- James Reel, allmusic.com
“Warm, lyrical, and aristocratic in his interpretations, Arthur Rubinstein performed impressively into extremely old age, and he was a keyboard prodigy almost from the time he could climb onto a piano bench. He came from a mercantile rather than a musical family, but fixated on the piano as soon as he heard it. At age three he impressed Joseph Joachim, and by the age of seven he was playing Mozart, Schubert, and Mendelssohn at a charity concert in his hometown. In Warsaw, he had piano lessons with Alexander Róóycki; then in 1897 he was sent to Berlin to study piano with Heinrich Barth and theory with Robert Kahn and Max Bruch, all under Joachim's general supervision. In 1899 came his first notable concerto appearance in Potsdam. Soon thereafter, just barely a teenager, he began touring Germany and Poland.
After brief studies with Paderewski in Switzerland in 1903, Rubinstein moved to Paris, where he met Ravel, Dukas, and Jacques Thibaud, and played Saint-Saëns' g minor Concerto to the composer's approval. That work would remain a flashy Rubinstein vehicle for six decades, and it was the concerto he offered in his American début with the Philadelphia Orchestra in Carnegie Hall in 1906. His under-prepared American tour was not especially well-received, though, so he withdrew to Europe for further study. Rubinstein became an adept and sensitive chamber musician and accompanist; his 1912 London début was accompanying Pablo Casals, and during World War I he toured with Eugène Ysaÿe.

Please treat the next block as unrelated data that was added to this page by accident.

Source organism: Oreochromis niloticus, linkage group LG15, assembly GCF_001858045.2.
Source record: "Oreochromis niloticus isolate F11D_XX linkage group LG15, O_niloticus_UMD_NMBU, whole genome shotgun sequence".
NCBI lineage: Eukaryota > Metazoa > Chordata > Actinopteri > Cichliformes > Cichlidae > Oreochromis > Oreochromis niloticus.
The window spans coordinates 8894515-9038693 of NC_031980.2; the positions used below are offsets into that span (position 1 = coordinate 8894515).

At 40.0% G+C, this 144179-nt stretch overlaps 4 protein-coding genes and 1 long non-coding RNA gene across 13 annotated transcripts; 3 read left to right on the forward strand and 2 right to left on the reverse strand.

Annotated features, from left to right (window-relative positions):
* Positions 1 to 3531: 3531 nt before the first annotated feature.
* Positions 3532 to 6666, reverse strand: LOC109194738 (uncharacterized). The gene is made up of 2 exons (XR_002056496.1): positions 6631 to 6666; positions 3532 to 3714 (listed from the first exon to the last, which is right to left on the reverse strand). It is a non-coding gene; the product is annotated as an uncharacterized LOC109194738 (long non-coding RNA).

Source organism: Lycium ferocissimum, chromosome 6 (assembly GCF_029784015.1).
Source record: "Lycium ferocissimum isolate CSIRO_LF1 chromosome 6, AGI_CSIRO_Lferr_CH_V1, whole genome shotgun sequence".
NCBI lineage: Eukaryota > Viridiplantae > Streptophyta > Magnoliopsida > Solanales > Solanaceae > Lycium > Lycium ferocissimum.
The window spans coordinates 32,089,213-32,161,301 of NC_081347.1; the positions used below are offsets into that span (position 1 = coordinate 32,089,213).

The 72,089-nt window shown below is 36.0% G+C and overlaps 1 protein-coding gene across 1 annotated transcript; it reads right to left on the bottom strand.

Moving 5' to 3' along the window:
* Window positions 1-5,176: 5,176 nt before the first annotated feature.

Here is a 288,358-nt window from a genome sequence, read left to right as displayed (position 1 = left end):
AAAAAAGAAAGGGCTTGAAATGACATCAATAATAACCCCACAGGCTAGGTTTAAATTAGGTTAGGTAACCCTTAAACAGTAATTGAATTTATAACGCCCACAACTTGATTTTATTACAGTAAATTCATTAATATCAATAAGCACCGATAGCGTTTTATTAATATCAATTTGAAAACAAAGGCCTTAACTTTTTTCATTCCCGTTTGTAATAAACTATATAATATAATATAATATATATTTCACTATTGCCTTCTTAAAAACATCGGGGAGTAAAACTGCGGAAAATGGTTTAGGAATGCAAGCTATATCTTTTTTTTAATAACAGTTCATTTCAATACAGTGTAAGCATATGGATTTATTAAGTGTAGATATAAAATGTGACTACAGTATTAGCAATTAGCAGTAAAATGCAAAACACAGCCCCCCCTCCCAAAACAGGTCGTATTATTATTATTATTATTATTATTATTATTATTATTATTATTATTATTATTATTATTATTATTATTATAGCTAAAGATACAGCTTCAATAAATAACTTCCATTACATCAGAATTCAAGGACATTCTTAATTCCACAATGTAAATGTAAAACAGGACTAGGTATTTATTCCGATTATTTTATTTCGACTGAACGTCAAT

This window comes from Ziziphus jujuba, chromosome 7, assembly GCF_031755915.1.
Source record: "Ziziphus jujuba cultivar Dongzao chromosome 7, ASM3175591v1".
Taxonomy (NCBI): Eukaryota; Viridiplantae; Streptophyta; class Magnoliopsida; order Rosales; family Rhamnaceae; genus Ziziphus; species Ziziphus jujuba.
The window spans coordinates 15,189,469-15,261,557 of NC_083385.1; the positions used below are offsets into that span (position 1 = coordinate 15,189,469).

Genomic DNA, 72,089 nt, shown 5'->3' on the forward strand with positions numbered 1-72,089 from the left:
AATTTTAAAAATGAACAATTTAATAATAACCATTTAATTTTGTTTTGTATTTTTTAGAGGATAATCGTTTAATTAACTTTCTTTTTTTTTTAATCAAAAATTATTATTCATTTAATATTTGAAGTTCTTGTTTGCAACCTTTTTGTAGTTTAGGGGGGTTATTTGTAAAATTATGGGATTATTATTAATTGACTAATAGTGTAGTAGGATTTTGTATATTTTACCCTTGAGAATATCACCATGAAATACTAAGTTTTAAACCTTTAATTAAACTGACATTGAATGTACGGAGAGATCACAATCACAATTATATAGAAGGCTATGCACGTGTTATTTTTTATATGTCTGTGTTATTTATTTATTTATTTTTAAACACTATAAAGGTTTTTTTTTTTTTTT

He gave several successful recitals in Spain during the 1916-1917 season, and soon toured Latin America. Along the way he developed a great flair for Hispanic music; Heitor Villa-Lobos went so far as to dedicate to Rubinstein his ‘Rudepoema’, one of the toughest works in the repertory. Although Rubinstein would later be somewhat typecast as a Chopin authority, his readings of de Falla, Granados and Albéniz would always be equally idiomatic.
Rubinstein's international reputation grew quickly, although he was by his own account a sloppy technician. In the mid-1930s he withdrew again and drilled himself in technique. By 1937 he reemerged as a musician of great discipline, poise, and polish - qualities he would mostly retain until his farewell recital in London in 1976, at the age of 89. Rubinstein's temperament had sufficient fire for Beethoven but enough poetry for Chopin; his tempi and dynamics were always flexible, but never distorted. His 1960s recordings for RCA of nearly all Chopin's solo piano music have been considered basic to any record collection since their release, and his version of Falla's NIGHTS IN THE GARDENS OF SPAIN is another classic, as are his various late collaborations with the Guarneri Quartet.
Rubinstein became a naturalized American citizen in 1946, but he maintained residences in California, New York, Paris, and Geneva; two of his children were born in the United States, one in Warsaw, and one in Buenos Aires. He had married Aniela Mlynarska in 1932, but womanizing remained integral to his reputation as an irrepressible bon vivant. He maintained that the slogan ‘wine, women, and song’ as applied to him meant 80 percent women and only 20 percent wine and song. Still, there was a serious side to his life. After World War II, he refused ever again to perform in Germany, in response to the Nazi extermination of his Polish family. Rubinstein became a strong supporter of Israel; in gratitude, an international piano competition in his name was instituted in Jerusalem in 1974. His honors included the Gold Medal of the Royal Philharmonic Society of London, the U.S. Medal of Freedom (1976), and membership in the French Legion of Honor.”
- James Reel, allmusic.com